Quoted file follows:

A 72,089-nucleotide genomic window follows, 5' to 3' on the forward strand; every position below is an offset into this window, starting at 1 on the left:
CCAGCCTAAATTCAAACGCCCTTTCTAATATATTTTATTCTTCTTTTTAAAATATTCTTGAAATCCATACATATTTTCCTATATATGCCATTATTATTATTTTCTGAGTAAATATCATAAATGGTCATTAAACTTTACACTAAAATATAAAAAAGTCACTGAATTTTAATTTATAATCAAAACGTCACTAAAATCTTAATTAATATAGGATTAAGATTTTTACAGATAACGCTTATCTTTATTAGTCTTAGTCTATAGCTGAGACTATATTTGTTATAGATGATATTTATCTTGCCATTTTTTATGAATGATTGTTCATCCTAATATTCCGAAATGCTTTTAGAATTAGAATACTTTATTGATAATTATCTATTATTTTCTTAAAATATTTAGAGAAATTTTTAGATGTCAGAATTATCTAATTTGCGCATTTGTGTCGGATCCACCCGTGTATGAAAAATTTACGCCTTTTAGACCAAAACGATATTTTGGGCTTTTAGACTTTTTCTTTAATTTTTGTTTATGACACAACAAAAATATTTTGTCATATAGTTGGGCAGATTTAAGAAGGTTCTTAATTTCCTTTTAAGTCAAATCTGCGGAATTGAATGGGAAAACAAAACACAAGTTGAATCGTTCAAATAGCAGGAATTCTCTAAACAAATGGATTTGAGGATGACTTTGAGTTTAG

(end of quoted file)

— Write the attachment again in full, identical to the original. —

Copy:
A 72,089-nucleotide genomic window follows, 5' to 3' on the forward strand; every position below is an offset into this window, starting at 1 on the left:
CCAGCCTAAATTCAAACGCCCTTTCTAATATATTTTATTCTTCTTTTTAAAATATTCTTGAAATCCATACATATTTTCCTATATATGCCATTATTATTATTTTCTGAGTAAATATCATAAATGGTCATTAAACTTTACACTAAAATATAAAAAAGTCACTGAATTTTAATTTATAATCAAAACGTCACTAAAATCTTAATTAATATAGGATTAAGATTTTTACAGATAACGCTTATCTTTATTAGTCTTAGTCTATAGCTGAGACTATATTTGTTATAGATGATATTTATCTTGCCATTTTTTATGAATGATTGTTCATCCTAATATTCCGAAATGCTTTTAGAATTAGAATACTTTATTGATAATTATCTATTATTTTCTTAAAATATTTAGAGAAATTTTTAGATGTCAGAATTATCTAATTTGCGCATTTGTGTCGGATCCACCCGTGTATGAAAAATTTACGCCTTTTAGACCAAAACGATATTTTGGGCTTTTAGACTTTTTCTTTAATTTTTGTTTATGACACAACAAAAATATTTTGTCATATAGTTGGGCAGATTTAAGAAGGTTCTTAATTTCCTTTTAAGTCAAATCTGCGGAATTGAATGGGAAAACAAAACACAAGTTGAATCGTTCAAATAGCAGGAATTCTCTAAACAAATGGATTTGAGGATGACTTTGAGTTTAG